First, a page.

“You know the cafeteria at LaGuardia College has meals that are $12?” asked Brianna Britten, a Studio Art major. “The trays are big and keep people full for the whole day. I travel an hour and a half and have long days where I must wait until I get home to eat again.” 

With no cafeteria on campus, the Women’s Center has seen a rise in the services they provide, according to Jackson. “As the food pantry director, I see the effect of not having a cafeteria with the volume that we have been doing through the Grab and Go,” said Jackson. “It is especially evident with the Grab and Go, but it is also noticeable with our other services. We have talks with students who have food insecurities and it exacerbates an issue that has been there already.”

Accessibility Not Being Accessible

Escalator to the third floor out of service. | Photo by Ilvea Lezama

Since the first week of the semester, the elevator on the B-wing and the escalator in the F-wing have been erratically out of order. Registered CSD (Center for Students with Disabilities) students have had a difficult time with the unavailability of the two services. 

“The elevator really affects me with getting to places with easy access,” said Habib Olawa, a Music major. “If my class is in 2A and the A side elevator is broken, I have to go down to the F and then return to the A corner. The first day of class, when I came in, I was lost with nobody to help me, which really impacted my first week of school.” 

The F-wing has been a problem for years. 

“I was most affected by the escalator to the 2nd and 3rd floors not working, as I use it more frequently than the elevator,” said Nicele Arana, a Health Science and pre-Nursing major. “I tested positive for COVID-19 in December 2022, and although I have recovered from the worst of the symptoms, it has left me very short of breath doing basic physical activity like walking up stairs. Because the escalators have not been working right, it has been very stressful for me to take the stairs and walk farther than usual just to get to my classes. The ongoing construction in the parking lot has also affected me, as I must walk farther than usual to cross the street safely to reach the Academic Core building from my parking location.”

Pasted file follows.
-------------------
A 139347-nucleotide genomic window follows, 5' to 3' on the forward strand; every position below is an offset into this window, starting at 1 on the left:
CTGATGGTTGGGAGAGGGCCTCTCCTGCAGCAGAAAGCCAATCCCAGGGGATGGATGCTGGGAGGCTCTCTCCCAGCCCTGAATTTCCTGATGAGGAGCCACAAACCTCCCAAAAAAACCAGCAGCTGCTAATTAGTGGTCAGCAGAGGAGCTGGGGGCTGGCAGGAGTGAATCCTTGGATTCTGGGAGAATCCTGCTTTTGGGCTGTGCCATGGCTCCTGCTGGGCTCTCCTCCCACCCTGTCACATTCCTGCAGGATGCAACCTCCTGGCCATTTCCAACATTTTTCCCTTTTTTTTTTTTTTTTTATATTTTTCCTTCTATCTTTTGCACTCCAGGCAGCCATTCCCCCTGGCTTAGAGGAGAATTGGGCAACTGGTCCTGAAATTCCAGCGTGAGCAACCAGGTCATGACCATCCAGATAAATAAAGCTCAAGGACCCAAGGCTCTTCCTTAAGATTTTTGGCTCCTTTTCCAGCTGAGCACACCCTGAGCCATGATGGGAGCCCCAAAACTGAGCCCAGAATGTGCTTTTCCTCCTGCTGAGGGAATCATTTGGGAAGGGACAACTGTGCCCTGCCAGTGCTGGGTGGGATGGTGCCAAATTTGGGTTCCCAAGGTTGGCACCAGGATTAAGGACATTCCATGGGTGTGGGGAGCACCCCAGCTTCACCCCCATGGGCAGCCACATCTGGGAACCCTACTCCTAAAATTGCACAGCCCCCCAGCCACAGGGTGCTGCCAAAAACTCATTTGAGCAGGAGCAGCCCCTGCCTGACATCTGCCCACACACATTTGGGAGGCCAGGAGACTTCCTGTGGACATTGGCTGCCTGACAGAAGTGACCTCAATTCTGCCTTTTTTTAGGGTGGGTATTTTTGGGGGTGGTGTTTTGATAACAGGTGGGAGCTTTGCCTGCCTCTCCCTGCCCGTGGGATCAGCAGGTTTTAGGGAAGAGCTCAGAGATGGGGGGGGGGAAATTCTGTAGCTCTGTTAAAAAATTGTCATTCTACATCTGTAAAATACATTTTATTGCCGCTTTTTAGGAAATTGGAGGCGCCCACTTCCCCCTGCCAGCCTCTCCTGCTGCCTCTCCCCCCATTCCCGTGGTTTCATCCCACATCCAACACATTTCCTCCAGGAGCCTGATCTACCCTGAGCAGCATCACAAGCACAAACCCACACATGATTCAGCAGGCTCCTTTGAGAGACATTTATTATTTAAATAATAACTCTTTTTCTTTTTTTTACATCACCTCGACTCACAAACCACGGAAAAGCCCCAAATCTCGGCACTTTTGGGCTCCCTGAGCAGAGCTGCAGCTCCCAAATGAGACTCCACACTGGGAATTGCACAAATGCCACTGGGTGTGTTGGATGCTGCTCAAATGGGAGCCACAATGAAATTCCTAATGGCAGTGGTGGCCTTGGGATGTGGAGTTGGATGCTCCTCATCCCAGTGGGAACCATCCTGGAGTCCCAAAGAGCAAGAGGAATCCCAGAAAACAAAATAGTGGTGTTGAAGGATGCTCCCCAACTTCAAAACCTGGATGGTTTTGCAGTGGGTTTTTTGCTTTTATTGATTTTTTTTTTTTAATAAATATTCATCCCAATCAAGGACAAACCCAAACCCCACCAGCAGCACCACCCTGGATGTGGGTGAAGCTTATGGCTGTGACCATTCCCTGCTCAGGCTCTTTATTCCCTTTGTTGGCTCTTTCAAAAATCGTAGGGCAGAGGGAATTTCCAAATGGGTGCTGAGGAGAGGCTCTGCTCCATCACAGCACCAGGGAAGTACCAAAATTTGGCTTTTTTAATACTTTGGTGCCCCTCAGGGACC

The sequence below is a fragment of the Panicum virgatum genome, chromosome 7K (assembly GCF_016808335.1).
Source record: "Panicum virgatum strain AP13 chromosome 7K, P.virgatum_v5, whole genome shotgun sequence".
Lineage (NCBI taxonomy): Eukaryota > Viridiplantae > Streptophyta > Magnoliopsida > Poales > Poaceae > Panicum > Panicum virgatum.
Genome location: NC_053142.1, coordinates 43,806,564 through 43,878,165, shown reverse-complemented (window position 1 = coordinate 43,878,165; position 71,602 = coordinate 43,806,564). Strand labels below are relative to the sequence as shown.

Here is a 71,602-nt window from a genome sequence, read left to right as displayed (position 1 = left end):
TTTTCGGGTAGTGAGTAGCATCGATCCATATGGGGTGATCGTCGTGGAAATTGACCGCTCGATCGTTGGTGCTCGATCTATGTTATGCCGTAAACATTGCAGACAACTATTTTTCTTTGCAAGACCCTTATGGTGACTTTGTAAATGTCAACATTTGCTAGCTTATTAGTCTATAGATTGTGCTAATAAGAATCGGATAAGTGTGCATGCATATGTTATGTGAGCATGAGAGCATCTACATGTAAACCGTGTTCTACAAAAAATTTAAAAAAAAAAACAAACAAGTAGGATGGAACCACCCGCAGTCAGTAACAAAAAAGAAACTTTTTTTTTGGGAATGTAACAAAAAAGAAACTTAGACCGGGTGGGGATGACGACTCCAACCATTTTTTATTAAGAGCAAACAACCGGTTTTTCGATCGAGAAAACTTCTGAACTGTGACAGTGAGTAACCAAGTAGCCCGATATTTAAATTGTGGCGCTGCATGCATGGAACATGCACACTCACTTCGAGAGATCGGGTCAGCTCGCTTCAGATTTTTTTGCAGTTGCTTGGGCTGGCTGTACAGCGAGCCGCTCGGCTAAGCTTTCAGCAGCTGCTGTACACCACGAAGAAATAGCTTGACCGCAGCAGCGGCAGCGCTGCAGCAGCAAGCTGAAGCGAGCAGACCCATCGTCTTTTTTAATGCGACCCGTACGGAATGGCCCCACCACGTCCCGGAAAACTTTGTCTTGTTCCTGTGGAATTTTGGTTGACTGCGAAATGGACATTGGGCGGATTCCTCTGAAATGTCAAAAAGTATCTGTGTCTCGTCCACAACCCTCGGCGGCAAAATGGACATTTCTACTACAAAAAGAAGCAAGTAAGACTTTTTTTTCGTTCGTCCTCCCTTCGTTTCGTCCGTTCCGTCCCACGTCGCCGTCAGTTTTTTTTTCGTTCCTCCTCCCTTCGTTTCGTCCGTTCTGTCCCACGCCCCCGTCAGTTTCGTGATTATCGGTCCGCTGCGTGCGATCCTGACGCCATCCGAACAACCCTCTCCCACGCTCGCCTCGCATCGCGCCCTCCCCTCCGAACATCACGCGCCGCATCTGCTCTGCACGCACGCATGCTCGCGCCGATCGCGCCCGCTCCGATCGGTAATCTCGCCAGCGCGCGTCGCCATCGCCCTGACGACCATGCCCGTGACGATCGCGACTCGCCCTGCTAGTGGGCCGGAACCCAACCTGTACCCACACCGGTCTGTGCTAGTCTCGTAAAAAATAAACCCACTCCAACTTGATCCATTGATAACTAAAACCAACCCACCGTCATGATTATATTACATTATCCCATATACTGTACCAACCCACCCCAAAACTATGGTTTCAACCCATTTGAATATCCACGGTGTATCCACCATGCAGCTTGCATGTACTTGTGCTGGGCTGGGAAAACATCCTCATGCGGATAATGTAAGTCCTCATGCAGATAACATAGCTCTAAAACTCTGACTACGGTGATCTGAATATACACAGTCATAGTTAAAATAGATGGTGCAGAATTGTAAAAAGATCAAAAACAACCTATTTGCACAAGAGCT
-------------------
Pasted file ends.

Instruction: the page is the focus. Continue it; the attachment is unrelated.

The constant state of services has affected many students and faculty members around campus. They spend most of their day at the college and want access to basic amenities. York’s despair is not limited to the roof construction, the occasional elevator and escalator unavailability. In addition, there is a constant lack of paper towels and toilet paper in the ladies’ bathrooms. This has been an ongoing issue since the Spring semester started.

Tissue dispenser broken. | Photo by Ilvea Lezama

“There are no paper towels and then the hand dryers sometimes don’t work in the bathroom,” said Shaniar Clark, a Health Science major. “Nothing is being done about it. So where is the money going? We just want more help.” 

Pandora’s Box reached out to York’s Administration regarding these issues and as of publication, no response was received.